Portland, Ore. - M2 Technologies Inc. (Manhattan, Kan.) is teaming with Kansas State University professor William Dunn to develop a technology for detecting explosives from several meters away. The developers are tapping established gamma and neutron radiation sources and phenomena to build a system that they believe will detect explosives from a greater distance than the "sniffer" technologies proposed by others.
"We are trying to address the problem of looking inside packages-vehicles or backpacks or whatever-to see when the contents have the characteristics of an explosive," said Dunn. "We are not using sniffing technology but instead are looking at the target with radiation that penetrates its surface and interrogates the contents, after which we look at the characteristics of the radiation that returns."
Gamma rays "backscatter" from molecules to create a distinctive radiation pattern whose signature can be detected and analyzed to determine a container's contents. By using short pulses of gamma rays, any suspicious substances can be detected.
Conventional explosives used in bombs have similar ratios of nitrogen to oxygen to hydrogen to carbon-a detectable chemical signature. By supplementing gamma radiation with short bursts from other types of beams, such as neutrons, the technology under development can analyze a sample without "overdosing" it with the harmful gamma rays, the researchers said.
Gamma rays' high energy enables them to penetrate almost any container. Unlike sniffer technologies, which analyze samples of air from the vicinity of an object, gamma radiation does not depend on the trace amounts of the explosive on the outside of its container. The advantage, according to Dunn, is that gamma rays can reliably detect bombs from a greater distance.
"We need this kind of technology in toll booths, at turnstiles and in other public places," said Janet Morris, president and chief executive officer of M2 Technologies. "Maybe we can't stop [terrorists from] blowing up bombs, but we can keep them from doing it in crowded public places, and that will discourage this kind of tactic."
What the backscatter reveals
Dunn was enlisted by M2 Technologies to collaborate on the development because he is director of Kansas State University's Radiation Measurement Applications Laboratory, which has the facilities to conduct experiments using traditional radiation-backscattering techniques to measure the physical properties of matter. The laboratory specializes in the nondestructive evaluation of materials. The technique pelts the material with quick pulses of X-rays, gamma rays and neutrons and then measures the properties of the returning radiation.
M2 Technologies specializes in providing nonlethal technologies to military and law enforcement agencies as well as to the U.S. national security establishment. Since 1996, it has been working with the Department of Defense's Joint Non-Lethal Weapons Program (JNLWP) to develop the requirements and manage the acquisition of nonlethal capabilities ranging from stun guns to large-scale crowd control via microwaves.
For the remote-detection capability, M2's contract with the U.S. Marine Corps calls for a technology similar to computed tomography but with far lower radiation levels. With the system under development, suspect packages would not have to be put inside scanners like the ones used at airports to discern the contents.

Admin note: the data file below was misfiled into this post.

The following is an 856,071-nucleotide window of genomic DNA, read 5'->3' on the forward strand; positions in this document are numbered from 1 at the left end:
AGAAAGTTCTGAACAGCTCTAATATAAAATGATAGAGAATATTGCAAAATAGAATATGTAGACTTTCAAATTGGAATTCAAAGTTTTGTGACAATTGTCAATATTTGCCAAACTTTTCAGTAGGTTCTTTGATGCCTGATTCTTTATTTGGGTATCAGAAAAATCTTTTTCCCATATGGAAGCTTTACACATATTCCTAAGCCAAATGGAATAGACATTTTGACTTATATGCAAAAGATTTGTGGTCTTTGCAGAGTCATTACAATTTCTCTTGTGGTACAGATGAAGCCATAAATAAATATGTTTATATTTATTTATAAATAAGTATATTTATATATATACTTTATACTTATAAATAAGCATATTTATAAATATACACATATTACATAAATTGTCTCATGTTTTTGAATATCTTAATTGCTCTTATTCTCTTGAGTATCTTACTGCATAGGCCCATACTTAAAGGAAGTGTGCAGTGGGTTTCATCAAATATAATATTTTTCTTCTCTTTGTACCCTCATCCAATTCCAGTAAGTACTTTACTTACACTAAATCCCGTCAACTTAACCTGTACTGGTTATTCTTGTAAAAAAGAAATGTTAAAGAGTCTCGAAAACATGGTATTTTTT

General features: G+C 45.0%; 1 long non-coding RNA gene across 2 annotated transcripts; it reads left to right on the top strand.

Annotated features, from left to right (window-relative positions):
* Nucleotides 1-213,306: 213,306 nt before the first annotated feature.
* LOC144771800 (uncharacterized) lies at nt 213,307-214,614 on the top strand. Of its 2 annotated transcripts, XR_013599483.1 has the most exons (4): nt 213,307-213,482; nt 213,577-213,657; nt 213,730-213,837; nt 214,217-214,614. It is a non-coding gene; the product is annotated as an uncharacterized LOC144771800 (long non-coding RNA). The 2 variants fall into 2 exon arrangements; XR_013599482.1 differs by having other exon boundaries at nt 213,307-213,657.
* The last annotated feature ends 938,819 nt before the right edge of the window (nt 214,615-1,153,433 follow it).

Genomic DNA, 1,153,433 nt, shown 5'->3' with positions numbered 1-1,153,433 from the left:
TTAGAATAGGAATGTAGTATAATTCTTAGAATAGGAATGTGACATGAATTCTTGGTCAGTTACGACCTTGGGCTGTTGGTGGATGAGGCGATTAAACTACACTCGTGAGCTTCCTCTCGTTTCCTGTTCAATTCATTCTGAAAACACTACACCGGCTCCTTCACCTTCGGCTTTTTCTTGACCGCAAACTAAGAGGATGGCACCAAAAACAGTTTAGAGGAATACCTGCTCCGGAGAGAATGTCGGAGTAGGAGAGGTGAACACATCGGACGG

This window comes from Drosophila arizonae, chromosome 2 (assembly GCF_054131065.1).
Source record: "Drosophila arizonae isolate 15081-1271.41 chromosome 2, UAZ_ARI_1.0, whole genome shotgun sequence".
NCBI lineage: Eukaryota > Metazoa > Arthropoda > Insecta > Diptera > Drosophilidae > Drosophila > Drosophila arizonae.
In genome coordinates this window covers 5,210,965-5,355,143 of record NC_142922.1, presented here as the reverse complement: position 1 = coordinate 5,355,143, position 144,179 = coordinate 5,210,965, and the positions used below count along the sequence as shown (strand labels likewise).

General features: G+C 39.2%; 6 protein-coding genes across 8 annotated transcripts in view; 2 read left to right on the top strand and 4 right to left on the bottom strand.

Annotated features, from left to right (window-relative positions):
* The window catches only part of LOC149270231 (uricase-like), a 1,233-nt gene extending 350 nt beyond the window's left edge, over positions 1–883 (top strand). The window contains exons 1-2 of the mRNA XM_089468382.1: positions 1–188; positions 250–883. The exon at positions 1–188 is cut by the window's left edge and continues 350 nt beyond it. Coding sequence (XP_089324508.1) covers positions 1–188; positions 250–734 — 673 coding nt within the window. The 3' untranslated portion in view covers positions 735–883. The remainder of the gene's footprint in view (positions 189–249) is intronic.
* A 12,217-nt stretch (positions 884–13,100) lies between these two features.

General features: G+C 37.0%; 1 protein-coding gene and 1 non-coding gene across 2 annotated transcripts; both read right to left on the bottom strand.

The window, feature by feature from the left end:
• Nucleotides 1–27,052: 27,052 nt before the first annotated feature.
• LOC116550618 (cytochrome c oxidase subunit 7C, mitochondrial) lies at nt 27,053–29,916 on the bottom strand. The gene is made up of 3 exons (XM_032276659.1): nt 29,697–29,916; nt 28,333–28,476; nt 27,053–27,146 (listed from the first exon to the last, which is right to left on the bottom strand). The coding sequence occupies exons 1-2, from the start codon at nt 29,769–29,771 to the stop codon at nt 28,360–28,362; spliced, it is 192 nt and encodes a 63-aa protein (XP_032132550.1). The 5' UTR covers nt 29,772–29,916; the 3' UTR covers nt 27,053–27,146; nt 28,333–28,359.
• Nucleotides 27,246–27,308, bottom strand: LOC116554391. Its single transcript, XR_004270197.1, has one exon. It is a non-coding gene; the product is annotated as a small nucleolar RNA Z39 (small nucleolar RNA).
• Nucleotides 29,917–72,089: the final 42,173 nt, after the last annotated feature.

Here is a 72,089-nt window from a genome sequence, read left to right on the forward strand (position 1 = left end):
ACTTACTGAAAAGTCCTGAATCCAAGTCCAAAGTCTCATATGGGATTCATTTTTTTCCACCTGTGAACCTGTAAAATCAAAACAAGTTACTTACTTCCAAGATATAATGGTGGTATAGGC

"We are trying to protect troops, people and property," said Dunn. "We think that can be done from a distance of meters, not inches-which a sniffer can't do."
While gamma rays are dangerous, "we are taking the approach that we can do this job with a minimum amount of radiation, if we use as many measures as possible that all indicate the same thing," said Dunn. "We use gamma ray backscatter first; then, if we need to supplement that, we would use neutron radiation. When incident on the target, neutron radiation goes into the contents and stimulates certain characteristics of radiation that we can detect-things like a hydrogen-to-nitrogen ratio that is characteristic of an explosive."
The technology requires electronics for interrogating objects with radiation, processing the data and sending it to a remote location for review by appropriate personnel to eliminate false readings. Using automated subsystems, the system will rapidly perform a very high-precision analysis of returned data as well as include safeguards that will protect those nearby from radiation.
"We are trying to come up with ways of separating people from the things they bring along so that the object can be interrogated without exposing the people," said Dunn.
The team believes its success depends only on intensifying its development effort, since the technologies used are already well-established. "We are not dreaming up a new kind of sensor and then trying to build it," Dunn said.
Thus far the team has built and demonstrated a prototype, with laboratory-style equipment, to establish a baseline for remote explosives detection. "We have already established proof of principle, by irradiating certain containers and showing that we can do it from distances greater than a meter," said Dunn.
Now the task is to simulate real-world conditions in the applications lab to determine whether the technique will work "when there is clutter around, to show that [the real-world environment] won't defeat the technique we've developed. Those results are about six or eight months off," he said.
M2 Technologies and Kansas State have been working on the project since November 2004 under the contract with the Marines for what the military calls stand-off bomb detection. The team's current schedule would have a completed prototype ready for military testing in three or four years.